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    [Civil War]. Archive of Letters related to the Wood family during the Civil War. Comprised of letters, newspaper clippings, postcards, Bible verses and a Psalter, and other related ephemera spanning the years 1860 through 1897. Of the sixty-one letters, most are addressed to Mollie Wood from her brother, Solomon F. Wood, or William H. Clayton, a friend from their hometown of Wood River, Illinois, as they are fighting on the front lines with the 80th Illinois Volunteer Infantry. The remaining letters, most of which are also addressed to Mollie, are from various members of her family giving the mundane details of life at home during the war.

    Solomon F. Wood and William H. Clayton mustered into the 80th Illinois when the regiment was formed on August 25, 1862, at Centralia, Illinois. Five days after joining the Union Army, Wood wrote home saying: "You ask me what I want worst. I want the war ended worse than any thing else. I have no cause to complain. We are fully as well treated as I anticipated. And as regards getting homesick I do not expect to allow it to trouble me. A soldier must expect a certain amount of hard ship and I am prepared to take my share. Without grumbling." Within the week, the regiment marched off to war, being ordered to Louisville, Kentucky, to join the Army of the Ohio.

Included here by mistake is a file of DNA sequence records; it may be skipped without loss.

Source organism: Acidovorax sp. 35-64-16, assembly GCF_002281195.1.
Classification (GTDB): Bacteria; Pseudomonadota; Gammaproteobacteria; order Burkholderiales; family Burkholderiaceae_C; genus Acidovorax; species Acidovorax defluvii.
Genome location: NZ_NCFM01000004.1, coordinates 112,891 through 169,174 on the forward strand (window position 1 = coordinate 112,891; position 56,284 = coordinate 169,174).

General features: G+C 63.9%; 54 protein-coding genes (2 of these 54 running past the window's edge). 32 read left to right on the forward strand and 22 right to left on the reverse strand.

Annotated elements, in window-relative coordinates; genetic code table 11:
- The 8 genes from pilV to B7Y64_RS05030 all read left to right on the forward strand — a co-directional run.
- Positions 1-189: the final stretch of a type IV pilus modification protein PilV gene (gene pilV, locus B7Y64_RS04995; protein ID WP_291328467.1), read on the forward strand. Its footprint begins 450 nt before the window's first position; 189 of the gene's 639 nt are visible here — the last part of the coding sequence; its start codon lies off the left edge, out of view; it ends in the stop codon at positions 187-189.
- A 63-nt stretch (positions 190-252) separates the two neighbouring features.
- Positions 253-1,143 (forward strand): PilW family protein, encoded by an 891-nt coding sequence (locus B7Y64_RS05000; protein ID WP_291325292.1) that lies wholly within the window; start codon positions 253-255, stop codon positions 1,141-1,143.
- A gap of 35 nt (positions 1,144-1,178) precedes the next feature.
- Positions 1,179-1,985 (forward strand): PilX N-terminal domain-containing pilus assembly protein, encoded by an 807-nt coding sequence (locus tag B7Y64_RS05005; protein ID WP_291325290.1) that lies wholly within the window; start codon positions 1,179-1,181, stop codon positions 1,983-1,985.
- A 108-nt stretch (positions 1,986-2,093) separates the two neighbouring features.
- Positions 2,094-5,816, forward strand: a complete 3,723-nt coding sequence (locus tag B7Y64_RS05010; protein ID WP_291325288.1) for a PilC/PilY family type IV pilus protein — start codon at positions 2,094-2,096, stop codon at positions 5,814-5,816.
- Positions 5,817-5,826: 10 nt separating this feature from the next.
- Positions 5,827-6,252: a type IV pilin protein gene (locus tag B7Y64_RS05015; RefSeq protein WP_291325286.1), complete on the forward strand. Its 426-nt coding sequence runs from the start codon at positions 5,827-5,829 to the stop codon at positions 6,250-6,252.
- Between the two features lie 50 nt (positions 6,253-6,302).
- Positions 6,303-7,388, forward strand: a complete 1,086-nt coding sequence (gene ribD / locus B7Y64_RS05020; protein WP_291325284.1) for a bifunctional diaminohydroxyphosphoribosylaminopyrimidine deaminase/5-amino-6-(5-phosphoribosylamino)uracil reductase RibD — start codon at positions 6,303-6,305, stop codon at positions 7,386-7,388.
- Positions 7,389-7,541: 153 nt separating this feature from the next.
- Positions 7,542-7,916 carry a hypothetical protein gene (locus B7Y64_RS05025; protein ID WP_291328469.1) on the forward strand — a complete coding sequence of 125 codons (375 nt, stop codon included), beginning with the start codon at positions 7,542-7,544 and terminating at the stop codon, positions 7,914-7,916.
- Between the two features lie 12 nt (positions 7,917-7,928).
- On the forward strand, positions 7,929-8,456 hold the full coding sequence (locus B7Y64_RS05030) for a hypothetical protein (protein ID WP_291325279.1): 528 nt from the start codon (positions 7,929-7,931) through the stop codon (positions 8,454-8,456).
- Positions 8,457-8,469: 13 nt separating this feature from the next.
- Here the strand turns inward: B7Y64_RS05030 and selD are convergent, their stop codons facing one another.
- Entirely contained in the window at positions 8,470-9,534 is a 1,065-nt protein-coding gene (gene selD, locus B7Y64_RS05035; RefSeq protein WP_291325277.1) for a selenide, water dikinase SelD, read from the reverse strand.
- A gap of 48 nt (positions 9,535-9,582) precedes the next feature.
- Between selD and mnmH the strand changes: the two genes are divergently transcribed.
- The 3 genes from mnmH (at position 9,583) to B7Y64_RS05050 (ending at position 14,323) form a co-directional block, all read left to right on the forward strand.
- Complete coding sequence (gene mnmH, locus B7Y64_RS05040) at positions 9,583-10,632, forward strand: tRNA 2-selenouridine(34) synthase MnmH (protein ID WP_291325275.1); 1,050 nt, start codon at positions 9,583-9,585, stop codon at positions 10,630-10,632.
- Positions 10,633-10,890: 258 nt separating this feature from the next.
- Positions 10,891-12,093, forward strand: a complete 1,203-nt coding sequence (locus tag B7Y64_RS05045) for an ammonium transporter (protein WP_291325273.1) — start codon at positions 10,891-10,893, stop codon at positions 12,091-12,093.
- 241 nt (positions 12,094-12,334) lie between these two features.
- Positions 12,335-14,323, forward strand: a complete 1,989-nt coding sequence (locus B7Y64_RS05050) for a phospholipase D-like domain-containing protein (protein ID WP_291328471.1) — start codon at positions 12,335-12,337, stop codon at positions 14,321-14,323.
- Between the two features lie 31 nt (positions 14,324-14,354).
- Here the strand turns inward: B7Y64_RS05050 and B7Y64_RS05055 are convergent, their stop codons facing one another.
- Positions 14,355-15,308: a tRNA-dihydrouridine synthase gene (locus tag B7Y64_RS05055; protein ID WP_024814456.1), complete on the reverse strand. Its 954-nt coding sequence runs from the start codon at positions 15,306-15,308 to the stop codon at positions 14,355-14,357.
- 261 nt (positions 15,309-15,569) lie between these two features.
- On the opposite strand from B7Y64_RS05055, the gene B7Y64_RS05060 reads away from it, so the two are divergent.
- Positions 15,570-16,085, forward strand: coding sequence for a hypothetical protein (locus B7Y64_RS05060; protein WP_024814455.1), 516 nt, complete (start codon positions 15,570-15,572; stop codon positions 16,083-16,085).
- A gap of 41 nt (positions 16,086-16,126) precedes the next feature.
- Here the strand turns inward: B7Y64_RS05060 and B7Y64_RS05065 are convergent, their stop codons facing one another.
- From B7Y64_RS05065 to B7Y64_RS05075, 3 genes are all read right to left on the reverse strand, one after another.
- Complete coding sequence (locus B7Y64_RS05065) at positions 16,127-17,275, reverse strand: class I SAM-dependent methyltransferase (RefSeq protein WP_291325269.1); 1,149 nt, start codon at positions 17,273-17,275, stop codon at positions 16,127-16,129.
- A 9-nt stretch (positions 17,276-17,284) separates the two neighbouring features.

The men of the 80th had their first taste of combat on October 8, 1862, at the Battle of Perryville. Following the battle, they set off in pursuit of John Hunt Morgan who was raiding all over Kentucky and Tennessee. They gave up the chase and headed for Murfreesboro, Tennessee. On March 20, 1863, Hunt and 5,000 Confederates attacked the 80th while they were out scouting. Hunt and his men were repelled and, in a letter to Mollie dated March 22, William H. Clayton, describes the battle: "The 18th a portion of the four Regts of our Brigade...and a portion of Capt. Blackburn's Co. of Cavalry started on a four day scout to Liberty [a few miles east of Murfreesboro]...About noon of the 19th...[we fought] about 40 Reb Cav killed one & took four prisoners. From them we learned that Morgan was at Liberty with with [sic] a large force...We then came back on the Pike to Auburn...Our advance fired on a squad of Rebs just before going into Auburn. Here we camped for the night. The Rebs were in sight of our pickets all night. March 20 just as we were falling in line our pickets fired on a squad of Rebs but the distance was too far to do any good." Battle between the two sides was joined on the 20th and Clayton relates the details: "We were out of town but a few minutes before Rebs commenced advancing in & we commenced shelling them...The first gun was fired about ten O clock. Half after ten Morgan's...Reg't the 10th K.Y. came through town and passed round our right...Our Regt was ordered to prevent this move. We started off in a run for half a mile...We then moved to the top of the hill took a position behind a couple of fences that formed a narrow lane...The fight had now commenced in earnest...The battle by this time was raging...The Rebs were making a desperate attempt to take our artillery...Two columns of Rebs were pouring a crossfire on the 101...when our reserve was called support...the Rebs commenced retreating so fast that our Regt only got to fire one or two rounds...We thought they would come back the next morning but they kept clean of us." Solomon writes two letters several days after the battle, one to his father and one to his sister, dated March 25: "We have bin [sic] in another battle which was about as hot as perryvill [sic]. We fought the Rebels at Milton from 9 o'clock until about 1 or to [sic] o'clock they had about 3 men to our one but we whipped them bad."